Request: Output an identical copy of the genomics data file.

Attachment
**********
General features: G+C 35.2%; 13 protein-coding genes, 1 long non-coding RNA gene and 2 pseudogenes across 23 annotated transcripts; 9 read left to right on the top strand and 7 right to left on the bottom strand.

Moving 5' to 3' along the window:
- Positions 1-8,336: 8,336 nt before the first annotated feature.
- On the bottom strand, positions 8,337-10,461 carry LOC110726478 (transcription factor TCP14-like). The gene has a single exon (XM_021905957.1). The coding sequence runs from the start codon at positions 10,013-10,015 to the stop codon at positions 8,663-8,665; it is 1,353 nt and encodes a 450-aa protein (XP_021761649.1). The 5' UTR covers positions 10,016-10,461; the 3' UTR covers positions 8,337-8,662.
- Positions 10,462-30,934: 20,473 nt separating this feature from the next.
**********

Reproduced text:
General features: G+C 35.2%; 13 protein-coding genes, 1 long non-coding RNA gene and 2 pseudogenes across 23 annotated transcripts; 9 read left to right on the top strand and 7 right to left on the bottom strand.

Moving 5' to 3' along the window:
- Positions 1-8,336: 8,336 nt before the first annotated feature.
- On the bottom strand, positions 8,337-10,461 carry LOC110726478 (transcription factor TCP14-like). The gene has a single exon (XM_021905957.1). The coding sequence runs from the start codon at positions 10,013-10,015 to the stop codon at positions 8,663-8,665; it is 1,353 nt and encodes a 450-aa protein (XP_021761649.1). The 5' UTR covers positions 10,016-10,461; the 3' UTR covers positions 8,337-8,662.
- Positions 10,462-30,934: 20,473 nt separating this feature from the next.